It’s been an interest 24 hours for GBP/EUR rates as the graph below illustrates:
As you can see, rates slipped from €1.14 to as low as €1.1260 earlier today, only for it to shoot back up to €1.14 again.
Why has the GBP/EUR rate been so volatile?
The reason it shot back up is the same reason it dropped in the first place; comments from Central Bank chiefs. Yesterday the ECB hinted that they would be scaling back their stimulus measures, as outlined in my post yesterday. This caused the Euro to continue gaining strength this morning. Then in a statement today, they said that markets had got it wrong and actually, further stimulus would be needed. I thought it contradictory and rather odd, but it’s probably the case that they didn’t want the Euro to strengthen too much, and I think that’s why they corrected themselves today. Given how the EU economy is faring, it is likely that they will reign in their stimulus measures later this year, so the Euro will probably strengthen in the coming months again, sending GBP/EUR back down.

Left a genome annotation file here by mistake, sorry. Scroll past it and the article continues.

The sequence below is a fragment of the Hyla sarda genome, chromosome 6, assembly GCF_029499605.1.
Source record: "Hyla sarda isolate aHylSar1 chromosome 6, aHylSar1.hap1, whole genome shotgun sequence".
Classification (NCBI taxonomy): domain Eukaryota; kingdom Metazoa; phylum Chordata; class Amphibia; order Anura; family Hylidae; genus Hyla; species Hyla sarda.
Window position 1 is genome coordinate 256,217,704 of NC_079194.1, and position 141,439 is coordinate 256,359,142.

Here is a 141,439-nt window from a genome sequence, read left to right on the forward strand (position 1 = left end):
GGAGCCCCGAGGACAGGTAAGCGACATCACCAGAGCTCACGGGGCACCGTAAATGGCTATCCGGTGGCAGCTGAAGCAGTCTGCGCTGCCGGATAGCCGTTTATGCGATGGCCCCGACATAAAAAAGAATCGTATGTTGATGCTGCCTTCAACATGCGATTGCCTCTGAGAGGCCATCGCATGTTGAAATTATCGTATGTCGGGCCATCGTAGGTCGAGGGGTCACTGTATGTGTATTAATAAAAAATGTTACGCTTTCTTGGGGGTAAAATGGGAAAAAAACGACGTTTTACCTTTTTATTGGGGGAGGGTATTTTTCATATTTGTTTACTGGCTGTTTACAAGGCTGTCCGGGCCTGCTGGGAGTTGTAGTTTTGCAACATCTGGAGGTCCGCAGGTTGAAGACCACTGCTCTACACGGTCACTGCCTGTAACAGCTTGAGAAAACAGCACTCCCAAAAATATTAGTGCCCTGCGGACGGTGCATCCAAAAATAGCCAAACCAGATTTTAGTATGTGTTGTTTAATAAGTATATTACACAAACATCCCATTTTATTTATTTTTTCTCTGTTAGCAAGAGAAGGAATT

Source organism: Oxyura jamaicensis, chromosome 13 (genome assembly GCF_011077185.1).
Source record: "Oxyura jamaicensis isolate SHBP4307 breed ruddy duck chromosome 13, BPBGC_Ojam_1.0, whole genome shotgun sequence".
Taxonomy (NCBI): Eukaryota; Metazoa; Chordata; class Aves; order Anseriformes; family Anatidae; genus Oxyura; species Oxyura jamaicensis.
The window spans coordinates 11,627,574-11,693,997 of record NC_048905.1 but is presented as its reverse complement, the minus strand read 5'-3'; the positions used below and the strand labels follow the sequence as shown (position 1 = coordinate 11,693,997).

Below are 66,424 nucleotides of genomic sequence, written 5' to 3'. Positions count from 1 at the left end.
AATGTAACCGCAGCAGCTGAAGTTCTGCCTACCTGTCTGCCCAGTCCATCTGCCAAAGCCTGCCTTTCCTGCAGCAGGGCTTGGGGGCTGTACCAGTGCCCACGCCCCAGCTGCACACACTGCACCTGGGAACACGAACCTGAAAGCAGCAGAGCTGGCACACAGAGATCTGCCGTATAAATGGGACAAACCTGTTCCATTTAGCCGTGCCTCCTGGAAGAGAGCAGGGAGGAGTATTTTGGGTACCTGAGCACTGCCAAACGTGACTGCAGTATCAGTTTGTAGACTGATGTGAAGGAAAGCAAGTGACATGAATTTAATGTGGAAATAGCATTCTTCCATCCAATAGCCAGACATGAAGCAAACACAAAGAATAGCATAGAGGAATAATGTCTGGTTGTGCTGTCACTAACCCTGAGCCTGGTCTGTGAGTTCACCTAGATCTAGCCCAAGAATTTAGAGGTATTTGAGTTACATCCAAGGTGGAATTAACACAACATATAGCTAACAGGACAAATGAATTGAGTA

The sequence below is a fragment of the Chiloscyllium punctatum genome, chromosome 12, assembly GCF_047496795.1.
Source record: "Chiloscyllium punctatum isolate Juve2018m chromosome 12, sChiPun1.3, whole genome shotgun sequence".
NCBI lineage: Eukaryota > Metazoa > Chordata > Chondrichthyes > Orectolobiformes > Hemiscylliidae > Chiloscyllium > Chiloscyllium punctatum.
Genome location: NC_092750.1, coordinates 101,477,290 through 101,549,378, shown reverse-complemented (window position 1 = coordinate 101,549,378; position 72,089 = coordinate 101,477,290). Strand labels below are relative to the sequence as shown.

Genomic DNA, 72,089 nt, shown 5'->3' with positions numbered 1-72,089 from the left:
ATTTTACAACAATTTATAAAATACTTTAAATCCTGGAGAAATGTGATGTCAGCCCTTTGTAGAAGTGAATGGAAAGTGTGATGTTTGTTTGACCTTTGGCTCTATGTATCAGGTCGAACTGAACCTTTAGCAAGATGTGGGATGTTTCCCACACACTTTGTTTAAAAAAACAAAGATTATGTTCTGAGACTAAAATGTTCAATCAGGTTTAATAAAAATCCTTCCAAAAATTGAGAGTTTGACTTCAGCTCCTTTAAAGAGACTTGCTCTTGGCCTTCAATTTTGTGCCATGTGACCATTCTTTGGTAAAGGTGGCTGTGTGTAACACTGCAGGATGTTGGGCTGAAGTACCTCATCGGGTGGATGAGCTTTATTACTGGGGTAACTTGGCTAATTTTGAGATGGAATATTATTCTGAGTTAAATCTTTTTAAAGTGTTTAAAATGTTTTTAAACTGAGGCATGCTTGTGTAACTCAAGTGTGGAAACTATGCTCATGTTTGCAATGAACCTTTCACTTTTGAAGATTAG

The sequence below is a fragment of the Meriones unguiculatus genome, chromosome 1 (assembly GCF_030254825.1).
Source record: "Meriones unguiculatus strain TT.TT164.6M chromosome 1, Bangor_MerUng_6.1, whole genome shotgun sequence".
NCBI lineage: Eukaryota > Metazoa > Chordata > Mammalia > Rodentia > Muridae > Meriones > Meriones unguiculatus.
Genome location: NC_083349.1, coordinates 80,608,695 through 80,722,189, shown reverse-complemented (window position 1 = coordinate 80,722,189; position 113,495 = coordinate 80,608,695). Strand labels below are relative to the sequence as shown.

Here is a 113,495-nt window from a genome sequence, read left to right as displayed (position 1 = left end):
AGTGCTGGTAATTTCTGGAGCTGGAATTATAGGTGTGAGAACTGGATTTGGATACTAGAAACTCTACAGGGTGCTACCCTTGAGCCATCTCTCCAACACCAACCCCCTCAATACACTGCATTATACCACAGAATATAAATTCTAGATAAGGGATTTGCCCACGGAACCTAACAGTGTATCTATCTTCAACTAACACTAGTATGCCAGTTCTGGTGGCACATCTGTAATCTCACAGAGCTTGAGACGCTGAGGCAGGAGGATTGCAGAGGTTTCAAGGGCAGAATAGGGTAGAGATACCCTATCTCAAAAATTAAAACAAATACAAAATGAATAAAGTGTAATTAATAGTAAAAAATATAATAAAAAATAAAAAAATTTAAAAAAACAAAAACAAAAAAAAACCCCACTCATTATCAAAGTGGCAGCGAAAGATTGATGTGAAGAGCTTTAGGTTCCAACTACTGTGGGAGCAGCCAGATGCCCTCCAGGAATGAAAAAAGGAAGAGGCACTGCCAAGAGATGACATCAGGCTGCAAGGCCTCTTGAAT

The BoE governor Mark Carney was also in a contradictory mood. Only last week he said that now is not the time to raise interest rates, sending the Pound lower. Then the BoE chief economist said that he thinks rates should start rising, sending the Pound higher. Today, the deputy BoE chief said that now is not the time to raise the rate, and then just a few hours later, Mark Carney came out and said that actually raising interest rates later this year is something that might happen after all. Clear as mud!
Will Pound/Euro go up or down?
You can see how the markets react to comments from influential people at the BoE, and it will be interesting to see how the 8 members vote on the 13th of July. Personally I believe rates will rise to 0.5% later this year, but probably not until after the summer.
Regarding the GBP/EUR rate, after a choppy 24 hours we’re back to where we were at around the €1.14 level that it has been stuck at for a while. Due to a resurgent Euro and ongoing concerns over Brexit negotiations, I think that it’s unlikely the Pound will gain. With a rate hike some way off and the Euro getting stronger, a move lower is more likely.
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